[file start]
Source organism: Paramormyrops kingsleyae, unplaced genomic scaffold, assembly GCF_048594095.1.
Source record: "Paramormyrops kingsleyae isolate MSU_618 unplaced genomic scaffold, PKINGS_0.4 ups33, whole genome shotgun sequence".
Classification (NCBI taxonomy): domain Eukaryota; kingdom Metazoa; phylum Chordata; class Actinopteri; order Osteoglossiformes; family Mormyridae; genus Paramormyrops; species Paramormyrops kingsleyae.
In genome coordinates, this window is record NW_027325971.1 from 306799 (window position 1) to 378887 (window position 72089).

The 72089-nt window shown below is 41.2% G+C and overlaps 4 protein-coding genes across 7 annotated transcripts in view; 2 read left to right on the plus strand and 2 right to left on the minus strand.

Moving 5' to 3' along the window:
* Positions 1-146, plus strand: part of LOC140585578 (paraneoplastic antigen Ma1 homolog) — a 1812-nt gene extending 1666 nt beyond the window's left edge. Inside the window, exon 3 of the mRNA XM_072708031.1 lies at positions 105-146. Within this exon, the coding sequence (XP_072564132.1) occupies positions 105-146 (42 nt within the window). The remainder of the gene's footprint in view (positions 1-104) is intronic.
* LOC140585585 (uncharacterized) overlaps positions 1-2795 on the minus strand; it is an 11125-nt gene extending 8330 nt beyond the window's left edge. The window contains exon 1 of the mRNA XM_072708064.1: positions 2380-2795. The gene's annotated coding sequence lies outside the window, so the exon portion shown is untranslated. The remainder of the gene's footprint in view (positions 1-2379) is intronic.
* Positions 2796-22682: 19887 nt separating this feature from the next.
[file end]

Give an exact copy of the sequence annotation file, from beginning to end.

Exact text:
Source organism: Paramormyrops kingsleyae, unplaced genomic scaffold, assembly GCF_048594095.1.
Source record: "Paramormyrops kingsleyae isolate MSU_618 unplaced genomic scaffold, PKINGS_0.4 ups33, whole genome shotgun sequence".
Classification (NCBI taxonomy): domain Eukaryota; kingdom Metazoa; phylum Chordata; class Actinopteri; order Osteoglossiformes; family Mormyridae; genus Paramormyrops; species Paramormyrops kingsleyae.
In genome coordinates, this window is record NW_027325971.1 from 306799 (window position 1) to 378887 (window position 72089).

The 72089-nt window shown below is 41.2% G+C and overlaps 4 protein-coding genes across 7 annotated transcripts in view; 2 read left to right on the plus strand and 2 right to left on the minus strand.

Moving 5' to 3' along the window:
* Positions 1-146, plus strand: part of LOC140585578 (paraneoplastic antigen Ma1 homolog) — a 1812-nt gene extending 1666 nt beyond the window's left edge. Inside the window, exon 3 of the mRNA XM_072708031.1 lies at positions 105-146. Within this exon, the coding sequence (XP_072564132.1) occupies positions 105-146 (42 nt within the window). The remainder of the gene's footprint in view (positions 1-104) is intronic.
* LOC140585585 (uncharacterized) overlaps positions 1-2795 on the minus strand; it is an 11125-nt gene extending 8330 nt beyond the window's left edge. The window contains exon 1 of the mRNA XM_072708064.1: positions 2380-2795. The gene's annotated coding sequence lies outside the window, so the exon portion shown is untranslated. The remainder of the gene's footprint in view (positions 1-2379) is intronic.
* Positions 2796-22682: 19887 nt separating this feature from the next.